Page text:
Is the government capable of doing anything right?
Today, officials for the Centers for Disease Control and Prevention (CDC) announced that they recently discovered decades-old vials of smallpox that had been packed away in an old storage room. Government workers found the vials in a forgotten cardboard box while they were cleaning the space.
This news is mind blowing to me. Smallpox is one of the most lethal viruses on the planet, and many often speculate that this disease could one day be harnessed for potential bioterrorism purpose – especially because millions are not immune to it. Such a discovery of this kind should make us pause, and think, “How are our government health agencies being run?”
First and foremost, who’s in charge at the CDC? While the institute’s director may be Dr. Tom Friedan, the CDC is ultimately managed by the United States Department of Health and Human Services (HHS), which until recently was run by Kathleen Sebelius. And during her tenure, she was far too busy promoting her political agenda – convincing America to embrace ObamaCare – rather than paying full attention to all of the agencies of which she was in charge.
Recently, the CDC had another scare of its own, when the agency announced that 86 of its Atlanta-based workers might have been unintentionally exposed to anthrax. Fortunately, no infections have since been reported.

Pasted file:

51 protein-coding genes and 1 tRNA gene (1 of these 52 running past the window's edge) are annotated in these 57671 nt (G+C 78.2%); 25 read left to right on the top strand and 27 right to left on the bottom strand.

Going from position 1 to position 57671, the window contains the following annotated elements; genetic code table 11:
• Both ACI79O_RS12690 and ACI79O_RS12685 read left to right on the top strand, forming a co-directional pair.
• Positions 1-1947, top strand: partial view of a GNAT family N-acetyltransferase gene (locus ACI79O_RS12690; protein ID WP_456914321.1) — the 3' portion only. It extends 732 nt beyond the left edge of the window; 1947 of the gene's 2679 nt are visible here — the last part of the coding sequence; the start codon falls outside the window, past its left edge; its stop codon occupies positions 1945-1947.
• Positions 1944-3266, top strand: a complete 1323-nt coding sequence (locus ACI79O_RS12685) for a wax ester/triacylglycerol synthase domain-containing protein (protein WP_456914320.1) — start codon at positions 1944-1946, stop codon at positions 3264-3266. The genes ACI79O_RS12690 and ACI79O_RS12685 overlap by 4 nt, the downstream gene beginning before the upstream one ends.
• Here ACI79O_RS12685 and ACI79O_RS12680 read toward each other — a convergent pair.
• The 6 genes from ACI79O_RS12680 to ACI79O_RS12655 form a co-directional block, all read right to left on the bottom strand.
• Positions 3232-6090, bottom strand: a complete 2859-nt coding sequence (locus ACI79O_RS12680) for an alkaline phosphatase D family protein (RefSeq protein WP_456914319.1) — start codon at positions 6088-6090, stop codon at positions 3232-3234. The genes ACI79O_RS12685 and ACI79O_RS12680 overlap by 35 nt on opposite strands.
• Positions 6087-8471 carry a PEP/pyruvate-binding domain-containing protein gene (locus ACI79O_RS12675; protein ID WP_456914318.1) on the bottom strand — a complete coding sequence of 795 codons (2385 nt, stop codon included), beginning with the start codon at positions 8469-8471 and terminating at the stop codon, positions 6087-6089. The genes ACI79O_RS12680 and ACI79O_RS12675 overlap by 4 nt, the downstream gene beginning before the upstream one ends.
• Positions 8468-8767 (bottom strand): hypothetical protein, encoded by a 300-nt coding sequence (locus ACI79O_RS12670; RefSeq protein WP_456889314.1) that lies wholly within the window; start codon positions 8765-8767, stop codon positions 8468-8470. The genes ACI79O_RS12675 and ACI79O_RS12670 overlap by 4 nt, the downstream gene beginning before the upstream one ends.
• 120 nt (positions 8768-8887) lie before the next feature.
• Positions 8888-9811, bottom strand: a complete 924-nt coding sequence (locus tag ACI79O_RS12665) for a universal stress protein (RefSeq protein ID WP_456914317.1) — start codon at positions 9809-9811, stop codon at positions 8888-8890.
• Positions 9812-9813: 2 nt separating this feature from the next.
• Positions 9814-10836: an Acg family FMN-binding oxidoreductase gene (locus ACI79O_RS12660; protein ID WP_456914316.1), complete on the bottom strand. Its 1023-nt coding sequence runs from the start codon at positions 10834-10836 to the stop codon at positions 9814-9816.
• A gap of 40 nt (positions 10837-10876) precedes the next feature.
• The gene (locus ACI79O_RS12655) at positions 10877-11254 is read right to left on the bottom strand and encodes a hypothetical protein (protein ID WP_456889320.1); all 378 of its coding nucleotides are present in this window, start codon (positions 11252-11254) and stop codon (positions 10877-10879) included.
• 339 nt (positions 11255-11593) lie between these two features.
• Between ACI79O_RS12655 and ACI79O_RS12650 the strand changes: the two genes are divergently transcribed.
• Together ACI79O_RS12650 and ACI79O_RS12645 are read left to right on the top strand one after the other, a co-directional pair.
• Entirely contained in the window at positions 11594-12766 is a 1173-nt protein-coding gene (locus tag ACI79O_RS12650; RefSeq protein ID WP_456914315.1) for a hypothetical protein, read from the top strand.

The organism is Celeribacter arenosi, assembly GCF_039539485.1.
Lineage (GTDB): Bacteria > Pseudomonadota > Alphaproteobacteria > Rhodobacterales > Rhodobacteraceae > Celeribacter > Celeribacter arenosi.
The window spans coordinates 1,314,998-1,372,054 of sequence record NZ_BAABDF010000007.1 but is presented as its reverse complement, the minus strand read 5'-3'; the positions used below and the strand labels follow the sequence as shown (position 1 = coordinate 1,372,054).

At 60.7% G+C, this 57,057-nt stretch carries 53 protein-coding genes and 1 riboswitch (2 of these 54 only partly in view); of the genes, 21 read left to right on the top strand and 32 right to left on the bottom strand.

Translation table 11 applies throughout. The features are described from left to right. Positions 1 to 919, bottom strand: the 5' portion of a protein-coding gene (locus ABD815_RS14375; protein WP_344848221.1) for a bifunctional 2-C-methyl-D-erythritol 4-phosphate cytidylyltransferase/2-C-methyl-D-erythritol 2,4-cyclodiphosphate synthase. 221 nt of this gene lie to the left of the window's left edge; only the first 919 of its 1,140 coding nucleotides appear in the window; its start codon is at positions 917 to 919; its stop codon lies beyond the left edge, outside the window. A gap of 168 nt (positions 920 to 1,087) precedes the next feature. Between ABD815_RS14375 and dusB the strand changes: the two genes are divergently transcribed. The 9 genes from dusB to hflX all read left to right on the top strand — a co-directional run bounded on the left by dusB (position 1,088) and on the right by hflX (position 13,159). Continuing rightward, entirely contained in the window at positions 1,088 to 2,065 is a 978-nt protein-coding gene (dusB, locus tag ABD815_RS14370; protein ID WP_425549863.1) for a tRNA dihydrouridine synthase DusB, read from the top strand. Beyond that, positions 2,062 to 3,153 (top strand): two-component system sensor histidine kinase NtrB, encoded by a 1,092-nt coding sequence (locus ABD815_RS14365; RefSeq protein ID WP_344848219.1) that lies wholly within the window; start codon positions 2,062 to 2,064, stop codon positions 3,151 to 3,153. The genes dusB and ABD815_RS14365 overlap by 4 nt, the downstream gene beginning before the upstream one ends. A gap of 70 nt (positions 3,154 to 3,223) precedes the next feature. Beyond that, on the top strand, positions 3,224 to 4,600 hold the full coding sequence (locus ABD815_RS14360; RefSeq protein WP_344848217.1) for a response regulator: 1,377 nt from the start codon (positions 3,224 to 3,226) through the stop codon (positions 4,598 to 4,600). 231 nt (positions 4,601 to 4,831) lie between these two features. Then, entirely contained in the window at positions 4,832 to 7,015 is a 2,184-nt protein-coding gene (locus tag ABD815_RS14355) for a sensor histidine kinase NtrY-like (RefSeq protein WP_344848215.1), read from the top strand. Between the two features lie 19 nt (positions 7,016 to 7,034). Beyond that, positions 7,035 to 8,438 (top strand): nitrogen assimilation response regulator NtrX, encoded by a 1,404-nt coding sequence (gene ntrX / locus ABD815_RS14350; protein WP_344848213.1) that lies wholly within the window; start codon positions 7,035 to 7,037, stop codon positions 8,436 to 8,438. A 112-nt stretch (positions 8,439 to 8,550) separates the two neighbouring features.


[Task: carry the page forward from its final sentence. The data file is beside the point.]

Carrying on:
Additionally, don’t forget the recent scandal that plagued the Department of Veterans Affairs (VA). It was revealed that thousands of patients were not receiving timely care, and many veterans even died, either due to inefficiencies in the system or the intentional falsification of waiting lists. The entire episode led to the resignation of VA Sec. Eric Shinseki, who was held accountable for the department’s failings.
With all of these problems plaguing our national health agencies, one has to think that maybe it’s time we do a thorough analysis of the quality and functionality of the HHS and its respective agencies.
These smallpox vials were discovered in a building at the National Institutes of Health in Bethesda Md., which has been used by the U.S. Food and Drug Administration (FDA) since 1972. No one knows how they got there, and the only reason officials discovered these vials was because they were packing things up to move to another campus. Currently, scientists are studying these vials to determine if they still contain live viruses, even though they were kept at room temperature for decades.
How does a professional government laboratory miss that one? Under regulations put forth by the World Health Organization, there has to be strict accountability of all smallpox vials, which are typically kept under very tight security in either Atlanta, Ga. or in Russia.
This whole mess can be explained by the government’s failings. When bureaucrats pollute the functionality of scientific organizations, people become more worried about surveys and paper work, and quality goes down the tubes.
In light of this finding, I think Congress should take a closer look at the quality and performance outcomes of the CDC, the FDA, and all our other national health organizations. We need to find out how such a mishap like this could happen, as well as what else has been going on in these agencies, because I think that clear and transparent answers must be revealed.